by Gene Marrano
Botetourt County artist Magae Hartzell has been a featured artist at The Market Gallery before, where she is part of the co-op, but this is the first time in years where she will take center stage. Her new show of abstract oil, acrylic and watercolor paintings, “Seeing from the Heart,” debuts on February 28. Taiwanese-born landscape and still life painter Cheng Fen “Elaine” Yeh is co-featured. Hartzell and Yeh will then hold gallery talks during Art By Night on March 2, at 6:30 and 7:30pm.
Hartzell said she had to overcome a bit of a pause in her creative thought process – call it a block – before producing a new round of works that will make their debut at The Market Gallery (23 East Salem Avenue, near the corner with Wall St.) She terms it “a radical departure of creative energy that pushes boundaries and possibilities.”
Yeh, who studied fine arts in a master’s program at Radford University, said her new works to be displayed at The Market Gallery, beginning with the February 28 opening, “captivate feeling yet offer simplicity [via] washes, brushstroke, color and shape – conveyed through both east and west watercolor techniques.”
Hartzell said she wanted “to do something different,” and her new works will feature placards that explain what she was feeling and her thought process when creating these pieces. “I just want [the show] to be poetic,” said Hartzell, who will write short poems to accompany each piece at The Market Gallery exhibition.
“I never know where I’m going with the whole thing – which is amazing,” she notes, “I don’t have a clue.” Hartzell sets out several pallets of paint but the direction she often starts out with isn’t necessarily where she ends up.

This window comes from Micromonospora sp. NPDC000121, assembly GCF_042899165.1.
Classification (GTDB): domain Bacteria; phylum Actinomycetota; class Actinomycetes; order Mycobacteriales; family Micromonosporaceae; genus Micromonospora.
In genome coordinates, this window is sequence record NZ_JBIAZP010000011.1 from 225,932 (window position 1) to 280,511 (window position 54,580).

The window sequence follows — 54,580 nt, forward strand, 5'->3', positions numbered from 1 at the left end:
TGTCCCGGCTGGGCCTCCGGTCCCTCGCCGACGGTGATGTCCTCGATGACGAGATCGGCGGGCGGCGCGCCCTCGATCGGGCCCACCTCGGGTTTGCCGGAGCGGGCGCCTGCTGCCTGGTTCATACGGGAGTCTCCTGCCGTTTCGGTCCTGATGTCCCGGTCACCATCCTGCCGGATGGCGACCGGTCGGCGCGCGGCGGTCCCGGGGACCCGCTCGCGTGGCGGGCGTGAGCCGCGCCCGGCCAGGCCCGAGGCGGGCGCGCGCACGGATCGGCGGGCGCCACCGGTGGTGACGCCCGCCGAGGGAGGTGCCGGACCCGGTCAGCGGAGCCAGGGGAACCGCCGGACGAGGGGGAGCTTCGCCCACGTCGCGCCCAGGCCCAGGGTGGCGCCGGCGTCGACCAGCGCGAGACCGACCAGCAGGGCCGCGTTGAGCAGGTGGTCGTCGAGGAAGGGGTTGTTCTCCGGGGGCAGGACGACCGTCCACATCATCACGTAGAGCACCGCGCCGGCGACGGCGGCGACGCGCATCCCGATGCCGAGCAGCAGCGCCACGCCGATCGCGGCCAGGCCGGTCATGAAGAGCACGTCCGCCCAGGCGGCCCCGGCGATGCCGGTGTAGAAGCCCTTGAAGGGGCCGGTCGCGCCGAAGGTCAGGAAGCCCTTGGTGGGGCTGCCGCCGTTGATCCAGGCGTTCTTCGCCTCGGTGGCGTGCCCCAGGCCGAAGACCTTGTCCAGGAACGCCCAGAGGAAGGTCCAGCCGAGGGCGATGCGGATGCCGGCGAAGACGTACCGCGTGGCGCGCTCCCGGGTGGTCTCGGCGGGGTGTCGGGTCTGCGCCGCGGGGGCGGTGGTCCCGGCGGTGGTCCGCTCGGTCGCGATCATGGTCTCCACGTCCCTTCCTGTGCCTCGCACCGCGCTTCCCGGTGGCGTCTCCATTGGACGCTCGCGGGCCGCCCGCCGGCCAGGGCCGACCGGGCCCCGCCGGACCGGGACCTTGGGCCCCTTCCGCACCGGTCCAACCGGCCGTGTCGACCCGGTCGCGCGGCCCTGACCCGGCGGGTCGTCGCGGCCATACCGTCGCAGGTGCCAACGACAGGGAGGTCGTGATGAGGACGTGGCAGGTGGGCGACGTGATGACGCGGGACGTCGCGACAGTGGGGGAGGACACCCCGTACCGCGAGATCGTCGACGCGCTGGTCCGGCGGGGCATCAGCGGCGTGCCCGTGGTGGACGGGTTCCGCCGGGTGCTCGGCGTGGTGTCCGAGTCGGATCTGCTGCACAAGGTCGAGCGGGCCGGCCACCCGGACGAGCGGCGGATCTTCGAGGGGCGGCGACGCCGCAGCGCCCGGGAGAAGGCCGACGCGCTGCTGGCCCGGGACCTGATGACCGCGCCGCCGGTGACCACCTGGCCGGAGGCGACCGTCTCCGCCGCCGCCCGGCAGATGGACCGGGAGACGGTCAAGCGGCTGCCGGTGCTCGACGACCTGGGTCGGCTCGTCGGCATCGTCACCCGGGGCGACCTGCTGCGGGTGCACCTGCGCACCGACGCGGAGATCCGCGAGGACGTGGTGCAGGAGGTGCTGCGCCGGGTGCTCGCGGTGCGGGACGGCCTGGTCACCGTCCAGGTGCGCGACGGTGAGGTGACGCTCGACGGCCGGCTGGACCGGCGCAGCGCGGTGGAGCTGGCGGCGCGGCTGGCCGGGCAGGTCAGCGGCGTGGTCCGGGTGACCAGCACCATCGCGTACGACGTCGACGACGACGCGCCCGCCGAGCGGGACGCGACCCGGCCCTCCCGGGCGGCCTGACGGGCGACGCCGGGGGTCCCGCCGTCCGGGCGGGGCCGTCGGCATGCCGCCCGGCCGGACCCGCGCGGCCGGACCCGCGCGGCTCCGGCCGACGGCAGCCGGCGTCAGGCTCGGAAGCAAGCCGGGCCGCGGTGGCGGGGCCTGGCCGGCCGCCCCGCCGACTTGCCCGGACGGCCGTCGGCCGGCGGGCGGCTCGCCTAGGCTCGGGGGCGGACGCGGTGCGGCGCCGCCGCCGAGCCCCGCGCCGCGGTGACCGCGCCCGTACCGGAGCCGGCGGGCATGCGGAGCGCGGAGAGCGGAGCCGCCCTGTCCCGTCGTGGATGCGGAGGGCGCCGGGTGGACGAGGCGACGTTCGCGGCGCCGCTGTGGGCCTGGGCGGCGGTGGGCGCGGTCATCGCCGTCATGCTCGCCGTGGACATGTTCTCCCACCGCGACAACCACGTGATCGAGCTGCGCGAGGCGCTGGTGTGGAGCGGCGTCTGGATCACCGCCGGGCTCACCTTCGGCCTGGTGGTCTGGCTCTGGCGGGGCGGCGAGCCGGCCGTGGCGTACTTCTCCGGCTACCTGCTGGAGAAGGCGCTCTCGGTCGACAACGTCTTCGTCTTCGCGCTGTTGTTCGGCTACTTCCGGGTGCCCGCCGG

She went through a period where painting was the farthest thing from her mind – flooding at Hartzell’s Botetourt County home helped loosen that focus – before getting back on track. “I said the heck with it [and] just let it fly,” Hartzell chuckles. A door that felt like it was shut “only opened after I transformed.” Her use of vivid colors and alluring abstract shapes often comes as the result of an “intuitive process.”
While a lot of art in everyday culture is conceptual, “thinking through every piece…paint this way,” said Hartzell, she instead goes with the flow and lets the creative process lead her. It’s an abrupt 180-degree difference from her pairing at the show with Yeh, who favors landscapes, portraiture and still life, often in watercolors. Yeh’s pieces will highlight her Chinese heritage and brushstrokes.
Yeh, a Taiwan native, was told by her parents that, “art cannot put food on the table, [but] I have continued pursuing art as a career, never doubting that it could be done.” She was trained both in the Chinese ink painting style and in Western watercolor painting. “My painting is an adaptation of my Eastern training to Western styles,” said Yeh.
“I think that’s pretty special,” said Hartzell, who used to paint in some of the styles favored by Yeh before she became an abstract artist. “[Now] mine is exactly the opposite, [but] each one painting from our hearts in a different way.”
“I’m hoping that people think of things in a different way,” said Hartzell of the reactions she seeks when art patrons view her new works, “and open up to the idea. I’m just doing something different.”
Hartzell is also a big fan of the move from Thursdays to Fridays of Art By Night, which took place last year. “It does bring a lot more people in – people that might [normally] come. They get to know us, whether they buy or just browse.” Those who don’t make the show’s debut on February 28 can meet Hartzell and Yeh at the next Art By Night on March 2. Their show at The Market Gallery runs through March 28.